The Trump administration quietly terminated an Obama-era federal committee on automation in transportation earlier this year, the Department of Transportation confirmed to The Verge this week. What’s more, the DOT never informed some members that the advisory group didn’t exist anymore, including Captain Chesley “Sully” Sullenberger, Zipcar founder Robin Chase, Apple vice president Lisa Jackson, and even the committee’s own vice chair, The Verge has learned.
The committee’s dissolution comes at a critical moment in the development of automated vehicles in the United States. During the two-plus years that it sat dormant, multiple companies have rolled out small commercial fleets of automated vehicles that perform a variety of tasks. Big money is pouring into some of the most visible companies in the space. And there’s been a human cost, too: one of Uber’s prototype autonomous vehicles killed a pedestrian in Arizona in 2018, and at least two people were killed while using Tesla’s Autopilot suite of driver assistance systems.
The Advisory Committee on Automation in Transportation was announced in early January 2017 as part of Barack Obama’s larger federal automated vehicle policy. It consisted of an all-star cast of 25 executives, professors, and politicians from across (and even outside) the transportation world, like General Motors CEO Mary Barra, Waymo CEO John Krafcik, Los Angeles Mayor Eric Garcetti, Lyft co-founder John Zimmer, and oft-cited industry experts like Duke’s Mary “Missy” Cummings, and the University of South Carolina’s Bryant Walker Smith. Some have had their positions referenced in interviews, while at least one still mentions it as a current position on their LinkedIn profile.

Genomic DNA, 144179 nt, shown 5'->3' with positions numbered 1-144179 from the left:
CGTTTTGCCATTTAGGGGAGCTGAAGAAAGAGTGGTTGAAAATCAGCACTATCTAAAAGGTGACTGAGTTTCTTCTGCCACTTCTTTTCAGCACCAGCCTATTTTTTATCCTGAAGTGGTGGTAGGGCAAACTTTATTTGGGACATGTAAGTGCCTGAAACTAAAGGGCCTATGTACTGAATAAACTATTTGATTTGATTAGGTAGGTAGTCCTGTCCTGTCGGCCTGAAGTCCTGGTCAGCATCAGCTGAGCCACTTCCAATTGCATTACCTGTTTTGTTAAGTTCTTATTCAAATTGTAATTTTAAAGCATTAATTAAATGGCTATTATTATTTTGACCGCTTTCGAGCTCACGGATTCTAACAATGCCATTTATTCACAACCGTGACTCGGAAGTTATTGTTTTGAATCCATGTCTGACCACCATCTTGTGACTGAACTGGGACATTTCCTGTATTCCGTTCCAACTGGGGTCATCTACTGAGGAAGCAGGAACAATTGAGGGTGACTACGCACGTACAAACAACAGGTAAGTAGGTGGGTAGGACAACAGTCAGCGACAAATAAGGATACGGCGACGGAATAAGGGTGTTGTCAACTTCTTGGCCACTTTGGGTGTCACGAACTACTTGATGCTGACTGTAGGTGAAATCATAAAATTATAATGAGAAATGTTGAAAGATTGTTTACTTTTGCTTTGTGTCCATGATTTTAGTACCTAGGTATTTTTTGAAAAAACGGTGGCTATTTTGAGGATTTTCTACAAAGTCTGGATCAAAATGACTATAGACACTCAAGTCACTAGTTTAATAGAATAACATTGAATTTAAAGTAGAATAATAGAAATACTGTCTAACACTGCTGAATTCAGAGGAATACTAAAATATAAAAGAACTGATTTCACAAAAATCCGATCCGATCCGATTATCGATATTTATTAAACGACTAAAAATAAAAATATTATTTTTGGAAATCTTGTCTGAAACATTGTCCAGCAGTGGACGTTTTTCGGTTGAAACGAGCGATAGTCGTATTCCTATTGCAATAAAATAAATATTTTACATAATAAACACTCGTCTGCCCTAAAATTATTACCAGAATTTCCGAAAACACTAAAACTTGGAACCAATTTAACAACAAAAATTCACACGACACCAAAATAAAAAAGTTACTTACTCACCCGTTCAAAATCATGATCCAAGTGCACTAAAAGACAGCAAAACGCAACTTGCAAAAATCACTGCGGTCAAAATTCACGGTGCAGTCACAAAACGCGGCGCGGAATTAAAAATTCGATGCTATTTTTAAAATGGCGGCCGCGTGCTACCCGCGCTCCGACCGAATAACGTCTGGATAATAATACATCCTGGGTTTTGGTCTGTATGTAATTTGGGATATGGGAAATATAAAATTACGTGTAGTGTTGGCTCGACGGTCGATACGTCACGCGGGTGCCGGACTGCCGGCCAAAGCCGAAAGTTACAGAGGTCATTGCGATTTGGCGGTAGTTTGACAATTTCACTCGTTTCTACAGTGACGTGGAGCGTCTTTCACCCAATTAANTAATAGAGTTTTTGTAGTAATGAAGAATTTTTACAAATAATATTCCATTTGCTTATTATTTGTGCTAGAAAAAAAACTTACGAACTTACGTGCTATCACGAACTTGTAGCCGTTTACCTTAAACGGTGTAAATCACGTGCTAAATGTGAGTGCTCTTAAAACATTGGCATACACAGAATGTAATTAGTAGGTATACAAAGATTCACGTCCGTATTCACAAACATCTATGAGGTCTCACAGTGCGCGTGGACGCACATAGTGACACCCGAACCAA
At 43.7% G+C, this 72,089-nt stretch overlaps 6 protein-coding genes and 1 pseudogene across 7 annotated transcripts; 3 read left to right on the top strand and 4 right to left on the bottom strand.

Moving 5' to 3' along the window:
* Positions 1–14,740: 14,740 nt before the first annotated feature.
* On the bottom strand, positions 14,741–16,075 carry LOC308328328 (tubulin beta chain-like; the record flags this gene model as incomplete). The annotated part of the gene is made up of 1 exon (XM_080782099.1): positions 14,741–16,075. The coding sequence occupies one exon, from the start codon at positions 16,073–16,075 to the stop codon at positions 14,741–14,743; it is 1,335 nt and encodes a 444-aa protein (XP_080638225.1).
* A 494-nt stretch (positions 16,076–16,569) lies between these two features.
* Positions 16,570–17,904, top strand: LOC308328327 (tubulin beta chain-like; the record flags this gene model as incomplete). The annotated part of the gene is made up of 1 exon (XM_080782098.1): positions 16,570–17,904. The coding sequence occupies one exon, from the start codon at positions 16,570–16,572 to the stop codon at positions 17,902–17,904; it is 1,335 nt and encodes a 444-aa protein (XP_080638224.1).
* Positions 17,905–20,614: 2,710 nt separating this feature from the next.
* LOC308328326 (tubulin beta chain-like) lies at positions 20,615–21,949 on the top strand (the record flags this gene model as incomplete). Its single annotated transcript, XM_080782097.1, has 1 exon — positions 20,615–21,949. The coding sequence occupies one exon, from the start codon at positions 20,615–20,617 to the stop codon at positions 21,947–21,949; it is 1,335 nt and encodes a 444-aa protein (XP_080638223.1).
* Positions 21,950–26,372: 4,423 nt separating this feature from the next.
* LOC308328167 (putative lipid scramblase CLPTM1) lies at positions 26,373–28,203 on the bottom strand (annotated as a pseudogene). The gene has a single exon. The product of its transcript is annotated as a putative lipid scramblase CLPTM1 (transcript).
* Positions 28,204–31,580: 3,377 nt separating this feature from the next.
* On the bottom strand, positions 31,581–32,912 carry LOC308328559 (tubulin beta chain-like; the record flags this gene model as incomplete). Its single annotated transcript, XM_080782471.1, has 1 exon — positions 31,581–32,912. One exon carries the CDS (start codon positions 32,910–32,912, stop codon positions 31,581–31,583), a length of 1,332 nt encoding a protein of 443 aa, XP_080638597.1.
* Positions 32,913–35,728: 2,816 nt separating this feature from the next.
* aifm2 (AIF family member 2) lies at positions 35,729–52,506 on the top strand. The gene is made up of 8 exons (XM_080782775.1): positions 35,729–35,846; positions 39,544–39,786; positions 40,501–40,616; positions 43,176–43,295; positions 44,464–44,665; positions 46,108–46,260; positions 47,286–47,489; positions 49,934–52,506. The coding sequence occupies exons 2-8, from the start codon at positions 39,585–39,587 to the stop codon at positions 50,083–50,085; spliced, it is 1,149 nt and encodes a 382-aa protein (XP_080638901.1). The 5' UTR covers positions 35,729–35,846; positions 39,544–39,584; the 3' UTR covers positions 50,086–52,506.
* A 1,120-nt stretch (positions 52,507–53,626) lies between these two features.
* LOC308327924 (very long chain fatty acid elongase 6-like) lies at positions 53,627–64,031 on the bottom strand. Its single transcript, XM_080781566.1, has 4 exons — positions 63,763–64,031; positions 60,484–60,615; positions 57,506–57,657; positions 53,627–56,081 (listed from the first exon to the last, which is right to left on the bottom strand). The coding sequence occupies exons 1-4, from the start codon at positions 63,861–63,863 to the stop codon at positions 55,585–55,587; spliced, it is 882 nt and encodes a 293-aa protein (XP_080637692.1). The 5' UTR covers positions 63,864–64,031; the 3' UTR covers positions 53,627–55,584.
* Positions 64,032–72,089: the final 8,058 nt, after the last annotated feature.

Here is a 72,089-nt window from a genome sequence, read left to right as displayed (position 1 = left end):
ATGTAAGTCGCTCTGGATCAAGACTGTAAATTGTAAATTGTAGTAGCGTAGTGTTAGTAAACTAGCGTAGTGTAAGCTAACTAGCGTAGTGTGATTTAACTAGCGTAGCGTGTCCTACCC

The group was brought together “to serve as a critical resource for the Department [of Transportation] in framing federal policy for the continued development and deployment of automated transportation,” according to its landing page on the DOT’s website.
The committee held its lone meeting on January 16th, 2017, four days before Trump’s inauguration. The DOT never called the committee to meet again, and the press release detailing it was scrubbed from the DOT’s website sometime around April of this year, according to the Internet Archive’s Wayback Machine.
J. Christian Gerdes, the director of the Center for Automotive Research at Stanford University, was the vice chair of the committee (as well as the DOT’s former chief innovation officer). Gerdes said in an email to The Verge that he was not told the committee had been terminated. “My interpretation was that the Advisory Committee was not a mechanism that the current Administration chose to use but I did not receive any communication to that effect,” he said.
“It was a talented board,” Cummings said in an interview with The Verge, before being informed that it was terminated. “It’s actually egregious, because this board does not have a political leaning. If anything, the board has been pro industry.”